The rookie Drew Smyly and now more veteran-like Max Scherzer have traveled different paths for Detroit in 2012.
The Tigers were expecting a solid season from Scherzer as their No. 3 starter and were hoping that the 22-year-old Smyly could simply settle in and get comfortable at the major league level after having only one year of limited minor league action.
While they've certainly seen the latter fall into place, the former continues to have the same up-and-down season his ball club has experienced as well.
At 18-18 and nearing the quarter-season mark, Detroit cannot be satisfied with what Scherzer has given them thus far—a roller-coaster season of up-and-down consistency. Scherzer looked sharp in his previous two outings against the White Sox and A's, providing quality starts for a team desperate to avoid use of their taxed bullpen. Still, he couldn't get out of the fifth yesterday against Chicago on the road.
The difference between the quality starts and the outings that see him not make it out of the first half of the game have everything to do with his ability to spot his pitches and be in control of the pace of the game.
Facing Chicago a week ago at home and then the A's in Oakland, Scherzer was spot-on, rendering only three runs while striking out 18 and allowing just three walks in 13.1 innings of work.
Yesterday, Scherzer was tagged early and often by a potent White Sox offense that knocked him from the game in the fifth after facing just two hitters and failing to get an out. Before getting yanked, Scherzer had already been tagged for eight hits and five runs. He struck out just three and allowed an equal number of walks as well.
This pitching dilemma begs the question of who the Tigers can invest their greatest trust to on the mound come playoff time—of course, it will require a visit to the postseason for the proposition of this question to even matter.
Notwithstanding the expectation that ace Justin Verlander and No. 2 man Doug Fister can get a playoff team out of the gate strong, Detroit will still need at least one more pitcher to perform well to give them a fighting chance at playoff glory.
Enter Drew Smyly.
Without burying anything too deep into Smyly's last outing, where he was touched up for twice as many runs (four) as he's given up in any one start all season, Smyly has otherwise pitched far beyond expectation for a young rookie. His. 2.31 ERA is still one of the best in the league among starting pitchers.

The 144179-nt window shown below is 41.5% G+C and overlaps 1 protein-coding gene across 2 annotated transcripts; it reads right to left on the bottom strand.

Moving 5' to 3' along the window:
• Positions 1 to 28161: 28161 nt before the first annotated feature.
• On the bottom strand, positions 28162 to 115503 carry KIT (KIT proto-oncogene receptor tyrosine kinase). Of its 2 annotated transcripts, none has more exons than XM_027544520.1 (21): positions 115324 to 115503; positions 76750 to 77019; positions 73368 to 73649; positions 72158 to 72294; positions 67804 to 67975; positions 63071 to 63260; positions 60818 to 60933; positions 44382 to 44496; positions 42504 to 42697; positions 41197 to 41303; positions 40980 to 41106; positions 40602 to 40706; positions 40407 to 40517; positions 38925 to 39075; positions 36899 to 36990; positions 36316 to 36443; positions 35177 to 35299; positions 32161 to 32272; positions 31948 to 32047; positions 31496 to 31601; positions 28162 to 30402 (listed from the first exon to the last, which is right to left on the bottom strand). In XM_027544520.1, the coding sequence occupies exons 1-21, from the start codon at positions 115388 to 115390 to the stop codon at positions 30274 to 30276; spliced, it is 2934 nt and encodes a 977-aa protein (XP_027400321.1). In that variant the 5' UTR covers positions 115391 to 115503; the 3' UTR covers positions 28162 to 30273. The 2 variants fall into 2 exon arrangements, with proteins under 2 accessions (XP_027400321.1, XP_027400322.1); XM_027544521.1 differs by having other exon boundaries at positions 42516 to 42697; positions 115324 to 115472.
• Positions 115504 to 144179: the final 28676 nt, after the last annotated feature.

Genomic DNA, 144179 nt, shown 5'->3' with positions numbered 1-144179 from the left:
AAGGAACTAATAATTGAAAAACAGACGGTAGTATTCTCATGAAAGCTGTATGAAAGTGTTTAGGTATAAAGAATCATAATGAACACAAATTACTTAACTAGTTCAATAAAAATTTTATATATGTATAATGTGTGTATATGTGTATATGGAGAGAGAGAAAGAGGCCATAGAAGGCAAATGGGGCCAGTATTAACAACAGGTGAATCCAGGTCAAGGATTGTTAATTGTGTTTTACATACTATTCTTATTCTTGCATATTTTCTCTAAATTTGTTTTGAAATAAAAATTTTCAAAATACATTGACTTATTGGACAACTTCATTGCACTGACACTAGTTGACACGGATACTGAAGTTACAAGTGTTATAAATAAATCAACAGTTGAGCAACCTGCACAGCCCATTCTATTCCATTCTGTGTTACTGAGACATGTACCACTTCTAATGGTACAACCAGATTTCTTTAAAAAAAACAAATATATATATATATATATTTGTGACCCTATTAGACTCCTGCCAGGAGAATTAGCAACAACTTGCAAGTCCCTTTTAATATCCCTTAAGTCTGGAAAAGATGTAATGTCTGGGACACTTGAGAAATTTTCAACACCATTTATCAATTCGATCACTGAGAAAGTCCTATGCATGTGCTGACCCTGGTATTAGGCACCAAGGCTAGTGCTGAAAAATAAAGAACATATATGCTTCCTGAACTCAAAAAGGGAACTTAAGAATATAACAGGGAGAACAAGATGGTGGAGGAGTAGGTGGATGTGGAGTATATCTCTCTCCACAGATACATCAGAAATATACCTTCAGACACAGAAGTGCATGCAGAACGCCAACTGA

In 39 innings of work this season over seven starts, Smyly has struck out 38 while walking 11 and going 1-0, a nice ratio for someone who just two years ago was throwing for the Arkansas Razorbacks.
Opposing offenses are hitting just .225 against Smyly, and he provided a stretch of five quality starts in a row, allowing no more than two runs in any one outing.
Comparatively, Scherzer is an unsavory 2-3 with a 6.26 ERA in eight starts. He's struck out an impressive 48 hitters, but he's also walked 18 over 41.2 innings of work—numbers that pale when slotting them next to Smyly's performances on the hill.
The ugliest of Scherzer's less-than-stellar stats is the failure to get his team the type of innings that lead to consistent quality starts. He's been knocked out of four of his eight starts before seeing the sixth inning, three times never making it out of the fourth.
For a hurler the Tigers expected to be a difference-maker this season, those types of numbers aren't going to amount to anything but mediocrity.
Smyly, on the other hand, has been efficient and well in control of his command on the mound, spotting pitches with great regularity and controlling both the tempo and a more consistent outcome of the performance despite his lack of wins. For the most part, the lack of wins is a result of poor bullpen pickups after putting the Tigers in a position to win.
Without losing perspective—there is a long season still yet to be played and Scherzer has shown signs of improvement—Smyly has been nearly lights-out and should be in serious contention for Rookie of the Year honors should he continue his mound dominance.
If Scherzer never rebounds and continues his wildly-opposed performances, it would seem only natural that Smyly will make his way up the ladder of expectation and be given greater responsibility as the Tigers look to position their team for a playoff run.
Despite their desire to keep a tight leash on the number of innings Smyly's worked during his first major league campaign, Detroit will be left with little alternative than to lean on the kid to be the difference.
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